Mazda Montrose: where did they get that name?
We visit an unassuming Scottish town on the trail of the real story behind one of the odder names in car history – the Mazda Montrose
Everyone has somewhere they consider home. For many, it may not be where the heart is, but it is generally a place of formative memories that have left an indelible impression. For me, home is a town called Montrose in Angus on the north-east coast of Scotland – even though I left more than 30 years ago.
Most will be unfamiliar with it, but Montrose has plenty to be proud of. It’s home to the world’s fifth-oldest golf course, a testing par 71 that I once negotiated in 74 shots. It has a pro football team, whose winning of two major honours I was present for. And there is a beautiful three-mile beach, which I appreciate now, but used to hate on mid-winter school cross-country runs.
So Montrose has a lot going for it, even if in global terms it is... unremarkable. However, it does have one other curious claim to fame that has always mystified me; it once had a car named after it. As you’re probably aware, this is an accolade generally bestowed on more glamorous locations – Montrose does not, normally, rub shoulders with the likes of California (Ferrari), Rio (Kia) or Monte Carlo (Chevrolet).
However, in 1979, Mazda’s UK operation named its latest model the Montrose. Why this was has never been clear. The odd badging exercise has always irritated me, and so, given that I was due a visit to meet up with family, I decided now would be a good time to try to find out how – or why – it rather unexpectedly became a footnote in motoring history.
But first, what of the car itself? Launched as the Capella in Japan, and the 626 elsewhere, it was available until 1982 as a mid-size four-door saloon or two-door coupé, and its classic three-box design was typical of the period. Its aim was simple; it was key to Mazda’s plan to recover from the financial difficulties caused by the 1974 fuel crisis by making “true world cars of quality and versatility that would be acceptable everywhere that mass markets exist”. It targeted the Ford Cortina and Vauxhall Cavalier as its main UK rivals.
Images of the Montrose confirm how so much has changed over the past 40 years; they reveal a rather basic design with an unfussy interior that is light years away from the comfortable, stylish and rather upmarket Mazda 6 Tourer that I chose to accompany me on my 500-mile odyssey from North London to Scotland in search of the truth.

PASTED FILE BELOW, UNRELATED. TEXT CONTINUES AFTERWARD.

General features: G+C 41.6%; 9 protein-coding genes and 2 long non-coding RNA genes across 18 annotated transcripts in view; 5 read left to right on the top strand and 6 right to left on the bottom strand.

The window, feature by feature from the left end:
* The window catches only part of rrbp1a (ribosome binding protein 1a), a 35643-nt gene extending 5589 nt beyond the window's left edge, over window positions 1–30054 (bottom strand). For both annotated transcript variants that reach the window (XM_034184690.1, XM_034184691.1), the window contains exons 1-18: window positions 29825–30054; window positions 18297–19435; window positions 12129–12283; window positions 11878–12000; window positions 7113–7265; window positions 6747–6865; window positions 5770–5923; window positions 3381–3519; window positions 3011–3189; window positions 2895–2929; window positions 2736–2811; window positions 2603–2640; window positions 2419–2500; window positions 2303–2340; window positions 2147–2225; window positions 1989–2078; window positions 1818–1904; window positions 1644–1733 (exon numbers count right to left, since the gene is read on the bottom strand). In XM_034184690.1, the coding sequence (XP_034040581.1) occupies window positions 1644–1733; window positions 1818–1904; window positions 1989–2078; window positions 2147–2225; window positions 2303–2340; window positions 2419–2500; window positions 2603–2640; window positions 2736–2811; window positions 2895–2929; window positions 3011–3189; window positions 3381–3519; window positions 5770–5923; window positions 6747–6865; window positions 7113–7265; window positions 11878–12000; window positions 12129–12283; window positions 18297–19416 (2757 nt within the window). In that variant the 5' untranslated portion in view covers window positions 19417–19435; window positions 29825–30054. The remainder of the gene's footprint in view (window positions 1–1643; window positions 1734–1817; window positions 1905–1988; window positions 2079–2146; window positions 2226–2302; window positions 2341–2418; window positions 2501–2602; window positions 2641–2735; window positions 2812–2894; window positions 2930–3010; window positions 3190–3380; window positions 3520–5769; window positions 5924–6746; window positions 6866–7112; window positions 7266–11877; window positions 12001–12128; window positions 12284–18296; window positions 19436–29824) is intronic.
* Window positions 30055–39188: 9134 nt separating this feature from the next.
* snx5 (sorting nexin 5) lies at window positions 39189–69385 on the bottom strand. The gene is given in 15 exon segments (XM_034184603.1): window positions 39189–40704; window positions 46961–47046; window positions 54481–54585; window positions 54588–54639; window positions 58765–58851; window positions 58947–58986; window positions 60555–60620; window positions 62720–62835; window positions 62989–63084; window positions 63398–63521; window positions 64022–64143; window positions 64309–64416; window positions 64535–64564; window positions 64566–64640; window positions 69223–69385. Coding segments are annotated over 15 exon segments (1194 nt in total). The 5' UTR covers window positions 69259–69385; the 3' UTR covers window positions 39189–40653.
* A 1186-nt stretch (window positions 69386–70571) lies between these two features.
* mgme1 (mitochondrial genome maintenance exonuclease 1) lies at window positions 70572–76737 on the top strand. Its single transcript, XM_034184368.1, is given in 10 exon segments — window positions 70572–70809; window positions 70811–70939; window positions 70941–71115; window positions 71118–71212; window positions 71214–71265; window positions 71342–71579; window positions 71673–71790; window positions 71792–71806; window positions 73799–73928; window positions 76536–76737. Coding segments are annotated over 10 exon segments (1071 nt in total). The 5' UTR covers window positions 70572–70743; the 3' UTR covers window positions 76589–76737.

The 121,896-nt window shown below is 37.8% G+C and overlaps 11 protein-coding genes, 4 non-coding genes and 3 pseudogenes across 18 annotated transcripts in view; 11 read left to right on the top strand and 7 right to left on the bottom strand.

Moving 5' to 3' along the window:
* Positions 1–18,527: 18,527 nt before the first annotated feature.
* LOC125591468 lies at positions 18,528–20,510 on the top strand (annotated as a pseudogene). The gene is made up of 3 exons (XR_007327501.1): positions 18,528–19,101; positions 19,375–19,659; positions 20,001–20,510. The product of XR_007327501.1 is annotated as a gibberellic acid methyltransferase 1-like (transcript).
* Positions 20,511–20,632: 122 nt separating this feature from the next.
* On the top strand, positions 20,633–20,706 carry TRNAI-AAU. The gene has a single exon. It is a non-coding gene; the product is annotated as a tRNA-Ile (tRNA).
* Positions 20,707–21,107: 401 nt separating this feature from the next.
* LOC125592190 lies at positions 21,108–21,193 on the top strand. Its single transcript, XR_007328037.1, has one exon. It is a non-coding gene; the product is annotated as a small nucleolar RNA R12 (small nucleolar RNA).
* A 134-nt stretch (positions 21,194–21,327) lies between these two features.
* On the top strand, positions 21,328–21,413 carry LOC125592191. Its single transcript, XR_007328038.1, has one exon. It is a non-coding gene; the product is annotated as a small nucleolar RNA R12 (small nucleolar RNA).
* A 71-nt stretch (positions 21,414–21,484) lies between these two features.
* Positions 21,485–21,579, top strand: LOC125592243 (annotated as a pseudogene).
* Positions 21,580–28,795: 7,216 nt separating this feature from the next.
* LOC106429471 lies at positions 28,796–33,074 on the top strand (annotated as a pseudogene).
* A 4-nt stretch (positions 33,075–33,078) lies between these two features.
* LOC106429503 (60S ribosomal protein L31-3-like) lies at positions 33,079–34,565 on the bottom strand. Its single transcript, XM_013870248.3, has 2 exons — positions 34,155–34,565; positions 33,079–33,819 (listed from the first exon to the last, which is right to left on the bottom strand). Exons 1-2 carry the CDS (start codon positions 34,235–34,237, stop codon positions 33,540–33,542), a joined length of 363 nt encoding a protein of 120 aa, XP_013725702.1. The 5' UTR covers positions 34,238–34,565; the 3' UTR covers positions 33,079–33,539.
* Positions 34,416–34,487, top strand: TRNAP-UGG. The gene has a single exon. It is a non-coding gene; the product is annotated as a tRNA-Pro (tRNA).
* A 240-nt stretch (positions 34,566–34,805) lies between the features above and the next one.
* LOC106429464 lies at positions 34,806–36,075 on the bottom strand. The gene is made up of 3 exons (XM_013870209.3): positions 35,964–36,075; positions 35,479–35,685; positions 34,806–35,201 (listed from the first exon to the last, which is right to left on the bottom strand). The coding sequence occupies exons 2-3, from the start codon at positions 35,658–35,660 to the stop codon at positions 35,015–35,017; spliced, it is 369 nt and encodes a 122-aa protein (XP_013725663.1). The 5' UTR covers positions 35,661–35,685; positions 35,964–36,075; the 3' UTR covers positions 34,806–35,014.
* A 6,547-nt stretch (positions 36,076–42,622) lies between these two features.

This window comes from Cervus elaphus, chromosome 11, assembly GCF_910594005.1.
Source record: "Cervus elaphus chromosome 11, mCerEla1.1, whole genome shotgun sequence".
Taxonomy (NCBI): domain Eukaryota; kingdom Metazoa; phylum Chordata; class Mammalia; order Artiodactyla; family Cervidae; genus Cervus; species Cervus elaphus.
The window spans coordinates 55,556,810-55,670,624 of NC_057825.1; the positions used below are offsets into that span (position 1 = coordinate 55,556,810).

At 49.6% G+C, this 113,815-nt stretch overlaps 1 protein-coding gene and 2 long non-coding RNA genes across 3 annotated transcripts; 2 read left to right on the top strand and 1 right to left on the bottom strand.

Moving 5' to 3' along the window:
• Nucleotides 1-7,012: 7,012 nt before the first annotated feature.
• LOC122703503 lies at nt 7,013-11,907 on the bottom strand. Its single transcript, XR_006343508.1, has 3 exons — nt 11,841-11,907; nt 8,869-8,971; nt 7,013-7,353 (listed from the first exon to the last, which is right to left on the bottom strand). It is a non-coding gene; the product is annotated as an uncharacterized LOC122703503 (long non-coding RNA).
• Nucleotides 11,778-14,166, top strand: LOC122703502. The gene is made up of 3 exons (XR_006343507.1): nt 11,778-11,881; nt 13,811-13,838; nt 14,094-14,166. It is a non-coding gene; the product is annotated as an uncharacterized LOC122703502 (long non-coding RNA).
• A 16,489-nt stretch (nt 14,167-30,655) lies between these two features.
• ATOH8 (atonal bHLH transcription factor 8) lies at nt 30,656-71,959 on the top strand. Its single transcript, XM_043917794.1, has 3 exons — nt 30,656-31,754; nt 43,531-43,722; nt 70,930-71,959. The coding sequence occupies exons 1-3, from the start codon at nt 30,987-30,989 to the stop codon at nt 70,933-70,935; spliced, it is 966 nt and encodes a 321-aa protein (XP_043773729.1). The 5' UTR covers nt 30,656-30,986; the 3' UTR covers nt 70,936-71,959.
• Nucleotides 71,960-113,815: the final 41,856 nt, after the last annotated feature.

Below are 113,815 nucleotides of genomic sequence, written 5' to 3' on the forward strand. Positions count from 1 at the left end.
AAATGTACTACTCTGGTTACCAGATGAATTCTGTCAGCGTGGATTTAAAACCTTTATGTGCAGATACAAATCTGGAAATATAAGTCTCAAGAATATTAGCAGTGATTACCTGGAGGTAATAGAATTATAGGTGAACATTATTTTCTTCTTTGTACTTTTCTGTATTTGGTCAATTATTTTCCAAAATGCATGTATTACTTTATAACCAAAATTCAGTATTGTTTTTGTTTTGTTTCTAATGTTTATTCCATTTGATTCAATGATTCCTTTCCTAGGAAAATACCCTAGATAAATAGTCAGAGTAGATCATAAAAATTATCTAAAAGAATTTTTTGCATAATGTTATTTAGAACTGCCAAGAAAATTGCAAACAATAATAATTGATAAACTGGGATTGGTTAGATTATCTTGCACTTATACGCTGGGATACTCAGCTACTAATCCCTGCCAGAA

Sifting through some vintage marketing materials, it’s clear that technology and engineering aren’t the only areas where significant advances have been made. One brochure uses the rather unenticing “The Rational Alternative” as its main catchline, while an advert for a sporty TWR-tweaked version suggests, “Let the girls in the office think you made a rash decision”. Political correctness? Forget it.
As a starting point in my quest, I decided to Google “Mazda Montrose”. Predictably, one of the most prominent entries returned by the search engine was Wikipedia, which stated that the Capella “was known on [sic] export markets as the 626, with the exception of the United Kingdom, where the vehicle was called the Mazda Montrose, the name being changed to honour the local dealer in Montrose”.
This seemed to be backed up by another leading Google link, to a feature – “Whatever Happened to the Mazda Montrose?” – on an irreverent motoring website. It stated “in their infinite wisdom, the official [UK] importers decided, after one too many post-work beverages, that they’d name their car after their favourite UK dealer”. Case closed, then.
Or was it? Because there was a fairly major problem with this theory. I was a car-mad kid who lived in the town at the time, yet I had no recollection of any Mazda dealer. And even if there was one, there is no way it would have sold cars in significant numbers, given the town’s population of just 12,000.